Commercial and cultural dynamics make for a crowded calendar of good films -- but it's not all lights and shiny tinsel
Summer pop culture may not haul in much hardware come awards season, but there's a semblance of sense to it: Summer songs, beach reads, popcorn movies, reruns and reality TV reflect the "school's out" mood of the season.
Of course the Christmas season has a cultural cohesion of its own, held together by lighthearted fare featuring Cindy Lou Who, Rudolph and Charlie Brown, to name a few. The movies are a seasonal exception.
It's the serious time for cinema, which typically belies the merry zeitgeist permeating pop culture.
For example, at a time when families gather together, the family film that's being buzzed about is "The Descendents," starring George Clooney as a dad of a deeply dysfunctional family. While well-written and acted, "The Descendents" does just that to the holiday spirit.
But it may be an upper compared to the upcoming "Extremely Loud and Incredibly Close," about a boy who loses his father (Tom Hanks) on 9/11.
As in most dynamics driving media, there are commercial and cultural factors at play.
Commercially, right after New Year's champagne goes flat, new bottles are popped at January's Golden Globes, February's Oscars (and countless kudos in between). To qualify, films need to be released in 2011.
"Academy voters have short-term memories," said Gilbert Rodman, professor of communications studies at the University of Minnesota.
"No one wants to release a Best Picture nominee in January and hope people in the Academy will remember it 11 months later. ... As moviegoers, we're not given a menu of options. We don't go into the kitchen."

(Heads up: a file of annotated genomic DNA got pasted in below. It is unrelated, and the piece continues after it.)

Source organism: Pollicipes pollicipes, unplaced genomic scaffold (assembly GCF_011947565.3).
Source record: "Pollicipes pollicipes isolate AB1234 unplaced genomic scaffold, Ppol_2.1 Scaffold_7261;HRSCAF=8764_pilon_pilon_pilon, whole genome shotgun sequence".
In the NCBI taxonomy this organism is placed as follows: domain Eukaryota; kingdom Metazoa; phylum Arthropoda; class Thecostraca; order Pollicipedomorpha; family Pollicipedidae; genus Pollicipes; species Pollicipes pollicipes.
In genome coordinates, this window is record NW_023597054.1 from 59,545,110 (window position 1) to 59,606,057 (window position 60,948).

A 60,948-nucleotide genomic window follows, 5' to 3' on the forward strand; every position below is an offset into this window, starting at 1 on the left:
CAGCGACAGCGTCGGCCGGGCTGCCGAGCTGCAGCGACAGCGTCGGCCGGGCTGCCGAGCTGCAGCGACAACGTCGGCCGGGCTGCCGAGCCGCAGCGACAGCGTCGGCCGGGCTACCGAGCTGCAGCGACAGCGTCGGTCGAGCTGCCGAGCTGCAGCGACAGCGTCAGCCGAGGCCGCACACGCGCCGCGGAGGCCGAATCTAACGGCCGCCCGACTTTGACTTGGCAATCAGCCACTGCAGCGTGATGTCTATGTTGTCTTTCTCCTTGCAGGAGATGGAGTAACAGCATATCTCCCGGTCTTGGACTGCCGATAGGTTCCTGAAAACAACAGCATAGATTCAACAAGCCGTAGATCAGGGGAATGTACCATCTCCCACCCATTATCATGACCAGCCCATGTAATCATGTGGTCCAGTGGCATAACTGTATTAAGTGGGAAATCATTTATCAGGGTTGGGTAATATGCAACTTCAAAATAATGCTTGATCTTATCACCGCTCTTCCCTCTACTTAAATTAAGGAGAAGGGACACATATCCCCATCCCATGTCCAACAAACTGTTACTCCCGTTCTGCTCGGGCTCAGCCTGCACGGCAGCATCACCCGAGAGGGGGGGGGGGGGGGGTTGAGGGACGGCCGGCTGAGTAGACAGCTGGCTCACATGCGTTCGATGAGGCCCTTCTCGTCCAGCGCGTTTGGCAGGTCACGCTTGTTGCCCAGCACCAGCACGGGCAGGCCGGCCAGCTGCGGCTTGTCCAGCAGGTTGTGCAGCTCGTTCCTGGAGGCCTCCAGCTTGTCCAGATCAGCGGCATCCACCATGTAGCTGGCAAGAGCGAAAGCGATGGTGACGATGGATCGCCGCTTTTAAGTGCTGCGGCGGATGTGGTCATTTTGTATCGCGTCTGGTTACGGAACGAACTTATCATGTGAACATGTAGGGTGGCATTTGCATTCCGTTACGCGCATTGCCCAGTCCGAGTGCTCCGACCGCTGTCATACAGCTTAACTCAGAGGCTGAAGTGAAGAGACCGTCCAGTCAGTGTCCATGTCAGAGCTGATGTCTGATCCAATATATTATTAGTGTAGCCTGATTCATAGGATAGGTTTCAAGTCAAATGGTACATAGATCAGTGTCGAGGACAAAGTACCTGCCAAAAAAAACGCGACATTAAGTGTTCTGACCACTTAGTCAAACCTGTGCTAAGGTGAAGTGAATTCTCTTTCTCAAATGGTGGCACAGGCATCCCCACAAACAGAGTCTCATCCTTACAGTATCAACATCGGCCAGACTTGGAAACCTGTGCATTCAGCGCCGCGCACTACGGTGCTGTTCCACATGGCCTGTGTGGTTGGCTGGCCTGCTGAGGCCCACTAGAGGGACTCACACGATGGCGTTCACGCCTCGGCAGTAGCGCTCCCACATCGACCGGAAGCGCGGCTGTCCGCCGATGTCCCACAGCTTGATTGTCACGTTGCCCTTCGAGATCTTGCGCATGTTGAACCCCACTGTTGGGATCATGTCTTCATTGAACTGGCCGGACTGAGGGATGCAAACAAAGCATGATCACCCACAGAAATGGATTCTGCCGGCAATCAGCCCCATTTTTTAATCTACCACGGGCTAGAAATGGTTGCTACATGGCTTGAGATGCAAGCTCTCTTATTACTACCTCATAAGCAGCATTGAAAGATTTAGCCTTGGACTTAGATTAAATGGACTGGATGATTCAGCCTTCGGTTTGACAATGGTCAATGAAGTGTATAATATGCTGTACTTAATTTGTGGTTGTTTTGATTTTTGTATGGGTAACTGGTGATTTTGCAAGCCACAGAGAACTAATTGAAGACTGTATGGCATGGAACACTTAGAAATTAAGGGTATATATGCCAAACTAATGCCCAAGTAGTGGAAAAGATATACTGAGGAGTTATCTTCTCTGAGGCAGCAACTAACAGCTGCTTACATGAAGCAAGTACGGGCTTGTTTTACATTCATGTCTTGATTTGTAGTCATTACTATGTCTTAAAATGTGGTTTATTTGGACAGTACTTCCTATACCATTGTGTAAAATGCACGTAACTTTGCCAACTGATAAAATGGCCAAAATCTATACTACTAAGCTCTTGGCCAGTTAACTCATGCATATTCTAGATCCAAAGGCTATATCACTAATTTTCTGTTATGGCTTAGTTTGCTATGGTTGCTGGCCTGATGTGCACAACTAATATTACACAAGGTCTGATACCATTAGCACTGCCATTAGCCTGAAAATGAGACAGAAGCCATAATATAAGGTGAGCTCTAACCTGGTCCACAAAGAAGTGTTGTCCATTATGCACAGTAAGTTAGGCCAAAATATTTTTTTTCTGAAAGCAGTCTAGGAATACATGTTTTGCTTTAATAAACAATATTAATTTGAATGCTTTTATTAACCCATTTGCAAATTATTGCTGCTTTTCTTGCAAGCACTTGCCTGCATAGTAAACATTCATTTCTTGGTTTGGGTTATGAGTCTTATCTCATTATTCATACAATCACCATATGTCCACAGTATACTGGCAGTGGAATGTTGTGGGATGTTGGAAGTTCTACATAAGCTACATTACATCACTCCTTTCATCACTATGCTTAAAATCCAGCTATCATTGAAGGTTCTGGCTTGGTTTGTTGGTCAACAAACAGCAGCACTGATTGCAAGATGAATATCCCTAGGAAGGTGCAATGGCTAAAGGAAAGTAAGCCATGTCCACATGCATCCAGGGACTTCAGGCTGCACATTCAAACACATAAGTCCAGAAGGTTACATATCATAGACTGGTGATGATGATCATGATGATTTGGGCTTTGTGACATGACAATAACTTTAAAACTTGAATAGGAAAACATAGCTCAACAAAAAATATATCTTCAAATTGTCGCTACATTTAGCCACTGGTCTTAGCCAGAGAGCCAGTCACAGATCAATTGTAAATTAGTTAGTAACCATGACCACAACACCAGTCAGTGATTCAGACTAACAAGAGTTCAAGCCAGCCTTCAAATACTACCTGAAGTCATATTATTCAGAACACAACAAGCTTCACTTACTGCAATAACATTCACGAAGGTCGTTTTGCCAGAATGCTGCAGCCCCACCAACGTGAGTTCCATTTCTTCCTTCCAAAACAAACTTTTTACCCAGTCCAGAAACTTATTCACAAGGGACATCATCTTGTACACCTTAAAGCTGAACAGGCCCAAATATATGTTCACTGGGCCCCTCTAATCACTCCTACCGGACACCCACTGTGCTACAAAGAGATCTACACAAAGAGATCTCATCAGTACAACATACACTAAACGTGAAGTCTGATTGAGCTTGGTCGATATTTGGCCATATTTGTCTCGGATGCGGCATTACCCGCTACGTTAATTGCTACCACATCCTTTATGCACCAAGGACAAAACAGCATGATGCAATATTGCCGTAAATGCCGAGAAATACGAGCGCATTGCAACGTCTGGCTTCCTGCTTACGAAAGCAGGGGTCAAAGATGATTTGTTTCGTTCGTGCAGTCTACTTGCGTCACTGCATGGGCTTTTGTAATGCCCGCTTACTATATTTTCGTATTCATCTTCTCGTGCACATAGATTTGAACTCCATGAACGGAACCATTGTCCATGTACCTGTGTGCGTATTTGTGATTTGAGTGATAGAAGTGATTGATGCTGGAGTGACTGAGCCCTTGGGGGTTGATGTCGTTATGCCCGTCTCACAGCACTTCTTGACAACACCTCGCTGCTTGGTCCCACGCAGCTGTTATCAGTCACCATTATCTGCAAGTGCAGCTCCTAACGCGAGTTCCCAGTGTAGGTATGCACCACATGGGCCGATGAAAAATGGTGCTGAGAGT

What films Hollywood does cook up are mostly morose movies that voters (if not viewers) prefer to award.
"There's a sense that the Best Picture should have some gravitas," said Bob Birchard, editor of the American Film Institute's catalogue of feature films. "It's the same reason an animated film isn't likely to win."
Over the last decade, eight Best Picture winners were late-fall or winter releases.
The only two that weren't -- "The Hurt Locker" and "Crash" -- upset two that were, "Avatar" and "Brokeback Mountain." But "Hurt Locker" and "Crash" were just chronological outliers: Their themes fit right in with winners.
Yet these pictures are often not the ones that make the most money.
Over the same decade, the movies with the best box-office results over the holiday season -- two Harry Potter films, two of the three "Lord of the Rings" trilogy, as well as other fantasy films like "Avatar," "Twilight," "Chronicles of Narnia," "I Am Legend" and that most curious creature arriving at holiday time, in-laws ("Meet the Fockers") -- shared similar escapist elements.
"We still get silly little Christmas family films," said Rodman. "You don't only get Meryl Streep costume dramas." (Although we soon will, when Streep steps into the Margaret Thatcher role in "The Iron Lady.") "We don't get totally rid of the light stuff this time of year; we just don't get so many explosions."
Unless it's nuclear-family explosions. Among the most challenging films expected to contend is "We Need to Talk about Kevin," about a malevolent boy who goes on a school shooting spree.
While discordant with other holiday artistic expressions, introspective films are reflective of another side of the season some experience: depression.
"The holidays, for people that are depressed, tend to trigger those feelings of isolation and loneliness," said Dr. R. Robert Auger of the Mayo Clinic's Department of Psychiatry.
For others, less sunlight and the white winterscape can lead to the blues as seasonal affective disorder, which Auger estimates may affect up to 10 percent of Minnesotans, kicks in.
While this seasonal dark side may be mostly manifested in film, it isn't limited to it. Sure, there's "Jingle Bells," but there's also "I'll be Home for Christmas" (if only in one's dreams).
And for every Cindy Lou Who, Rudolph and Charlie Brown, there's a Grinch, Abominable Snowman and commercialism. And while Guthrie-goers may warm to Tiny Tim, ghosts will still haunt Scrooge.
But cheer up, movie fans: You may soon find at least a certain kind of peace in "The Artist," the mostly silent movie that's the chattering class' best bet for Best Picture.
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John Rash is a Star Tribune editorial writer and columnist.
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